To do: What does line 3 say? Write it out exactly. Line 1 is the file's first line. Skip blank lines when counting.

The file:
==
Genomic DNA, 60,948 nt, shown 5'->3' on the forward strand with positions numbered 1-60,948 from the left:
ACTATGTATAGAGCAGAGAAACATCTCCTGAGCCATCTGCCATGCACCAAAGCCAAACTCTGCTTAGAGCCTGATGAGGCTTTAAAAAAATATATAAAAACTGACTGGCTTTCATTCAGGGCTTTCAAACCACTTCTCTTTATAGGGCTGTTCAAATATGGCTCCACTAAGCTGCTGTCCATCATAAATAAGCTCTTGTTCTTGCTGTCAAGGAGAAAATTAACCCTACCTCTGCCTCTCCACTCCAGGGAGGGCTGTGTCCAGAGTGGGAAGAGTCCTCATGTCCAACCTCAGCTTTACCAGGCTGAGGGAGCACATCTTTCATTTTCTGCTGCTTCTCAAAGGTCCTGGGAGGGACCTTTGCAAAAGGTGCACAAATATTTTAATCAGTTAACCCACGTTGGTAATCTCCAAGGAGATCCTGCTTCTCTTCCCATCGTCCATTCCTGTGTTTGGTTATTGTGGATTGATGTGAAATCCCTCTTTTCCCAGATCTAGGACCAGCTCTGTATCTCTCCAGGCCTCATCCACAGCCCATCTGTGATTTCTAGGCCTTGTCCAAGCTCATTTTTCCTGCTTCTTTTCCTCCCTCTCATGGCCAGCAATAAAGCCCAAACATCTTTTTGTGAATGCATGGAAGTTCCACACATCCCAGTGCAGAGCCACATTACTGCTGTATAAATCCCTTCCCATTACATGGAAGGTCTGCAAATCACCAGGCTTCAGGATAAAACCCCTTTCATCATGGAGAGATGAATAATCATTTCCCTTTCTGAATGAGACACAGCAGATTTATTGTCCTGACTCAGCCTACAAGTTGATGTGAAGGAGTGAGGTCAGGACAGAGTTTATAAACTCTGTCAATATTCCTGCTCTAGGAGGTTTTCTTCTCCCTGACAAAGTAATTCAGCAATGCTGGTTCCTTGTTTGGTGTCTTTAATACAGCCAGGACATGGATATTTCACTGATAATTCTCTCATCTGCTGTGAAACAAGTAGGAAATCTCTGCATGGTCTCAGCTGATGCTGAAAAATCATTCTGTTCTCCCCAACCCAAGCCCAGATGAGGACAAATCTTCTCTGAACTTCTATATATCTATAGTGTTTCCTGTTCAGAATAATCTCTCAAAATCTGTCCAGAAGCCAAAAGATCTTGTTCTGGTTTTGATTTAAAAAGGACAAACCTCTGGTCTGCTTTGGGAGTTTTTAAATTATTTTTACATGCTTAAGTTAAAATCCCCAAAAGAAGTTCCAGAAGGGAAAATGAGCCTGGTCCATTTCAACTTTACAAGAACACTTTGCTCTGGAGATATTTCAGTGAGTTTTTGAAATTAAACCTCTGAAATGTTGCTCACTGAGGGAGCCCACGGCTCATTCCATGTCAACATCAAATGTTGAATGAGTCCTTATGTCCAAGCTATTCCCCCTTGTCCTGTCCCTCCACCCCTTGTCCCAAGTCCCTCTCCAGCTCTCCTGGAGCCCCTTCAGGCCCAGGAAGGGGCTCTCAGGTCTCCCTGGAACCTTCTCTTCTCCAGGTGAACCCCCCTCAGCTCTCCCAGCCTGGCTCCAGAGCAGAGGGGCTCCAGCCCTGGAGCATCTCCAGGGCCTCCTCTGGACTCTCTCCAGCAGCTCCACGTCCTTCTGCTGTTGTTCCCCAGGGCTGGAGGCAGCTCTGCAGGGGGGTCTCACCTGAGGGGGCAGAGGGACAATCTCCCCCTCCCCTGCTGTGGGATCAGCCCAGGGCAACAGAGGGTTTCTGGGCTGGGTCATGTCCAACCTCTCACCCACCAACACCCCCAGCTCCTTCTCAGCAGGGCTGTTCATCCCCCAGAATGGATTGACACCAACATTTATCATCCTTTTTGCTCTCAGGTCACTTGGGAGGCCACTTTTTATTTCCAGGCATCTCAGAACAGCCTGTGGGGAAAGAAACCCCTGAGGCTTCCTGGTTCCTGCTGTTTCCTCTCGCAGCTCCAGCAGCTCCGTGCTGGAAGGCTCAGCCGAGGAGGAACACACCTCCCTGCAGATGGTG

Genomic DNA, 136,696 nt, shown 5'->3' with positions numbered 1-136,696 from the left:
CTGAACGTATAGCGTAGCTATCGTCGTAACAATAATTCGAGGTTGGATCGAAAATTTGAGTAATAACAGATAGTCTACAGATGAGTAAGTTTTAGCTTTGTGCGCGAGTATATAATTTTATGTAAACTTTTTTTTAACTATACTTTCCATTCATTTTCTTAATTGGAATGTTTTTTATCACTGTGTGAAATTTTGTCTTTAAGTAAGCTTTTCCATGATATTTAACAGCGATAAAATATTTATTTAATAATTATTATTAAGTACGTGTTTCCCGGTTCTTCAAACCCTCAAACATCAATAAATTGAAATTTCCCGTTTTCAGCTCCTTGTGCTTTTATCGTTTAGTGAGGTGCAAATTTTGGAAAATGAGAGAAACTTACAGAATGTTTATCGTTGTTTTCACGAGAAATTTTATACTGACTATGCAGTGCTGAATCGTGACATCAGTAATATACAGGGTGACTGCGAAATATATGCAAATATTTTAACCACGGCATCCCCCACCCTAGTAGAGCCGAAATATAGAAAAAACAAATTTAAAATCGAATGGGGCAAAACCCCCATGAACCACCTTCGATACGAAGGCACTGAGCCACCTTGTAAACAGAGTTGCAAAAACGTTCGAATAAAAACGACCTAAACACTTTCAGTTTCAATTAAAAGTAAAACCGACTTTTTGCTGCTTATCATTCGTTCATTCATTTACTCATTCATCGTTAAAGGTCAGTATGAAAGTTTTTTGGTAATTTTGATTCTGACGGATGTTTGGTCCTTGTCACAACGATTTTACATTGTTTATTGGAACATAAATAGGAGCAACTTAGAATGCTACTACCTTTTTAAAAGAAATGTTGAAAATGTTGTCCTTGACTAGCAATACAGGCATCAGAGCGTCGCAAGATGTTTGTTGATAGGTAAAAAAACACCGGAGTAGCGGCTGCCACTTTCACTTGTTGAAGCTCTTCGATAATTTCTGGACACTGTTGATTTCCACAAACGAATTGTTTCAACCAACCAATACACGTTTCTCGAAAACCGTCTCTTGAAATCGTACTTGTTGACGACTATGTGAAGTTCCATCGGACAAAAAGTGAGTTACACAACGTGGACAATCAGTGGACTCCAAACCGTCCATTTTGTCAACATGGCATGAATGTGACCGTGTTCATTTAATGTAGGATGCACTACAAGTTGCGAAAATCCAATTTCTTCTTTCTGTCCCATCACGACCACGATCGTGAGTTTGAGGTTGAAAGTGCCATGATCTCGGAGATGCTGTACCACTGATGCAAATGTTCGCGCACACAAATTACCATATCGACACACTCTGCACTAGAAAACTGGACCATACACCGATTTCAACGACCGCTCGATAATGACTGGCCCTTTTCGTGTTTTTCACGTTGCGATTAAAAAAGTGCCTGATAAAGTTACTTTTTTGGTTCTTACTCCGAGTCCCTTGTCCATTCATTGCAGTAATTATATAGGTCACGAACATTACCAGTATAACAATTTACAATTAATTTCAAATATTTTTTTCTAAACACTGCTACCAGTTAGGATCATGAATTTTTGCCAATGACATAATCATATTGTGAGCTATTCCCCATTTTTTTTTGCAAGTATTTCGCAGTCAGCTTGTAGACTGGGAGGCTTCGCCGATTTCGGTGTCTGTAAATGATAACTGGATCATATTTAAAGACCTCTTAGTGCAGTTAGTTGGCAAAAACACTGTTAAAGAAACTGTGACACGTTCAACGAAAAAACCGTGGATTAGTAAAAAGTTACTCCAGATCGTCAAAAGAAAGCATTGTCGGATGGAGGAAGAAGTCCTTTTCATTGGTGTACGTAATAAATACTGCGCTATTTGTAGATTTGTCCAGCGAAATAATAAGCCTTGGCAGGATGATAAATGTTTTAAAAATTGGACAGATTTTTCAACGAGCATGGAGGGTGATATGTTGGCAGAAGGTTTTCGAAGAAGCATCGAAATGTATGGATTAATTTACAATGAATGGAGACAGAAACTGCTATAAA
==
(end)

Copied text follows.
Genomic DNA, 136,696 nt, shown 5'->3' with positions numbered 1-136,696 from the left: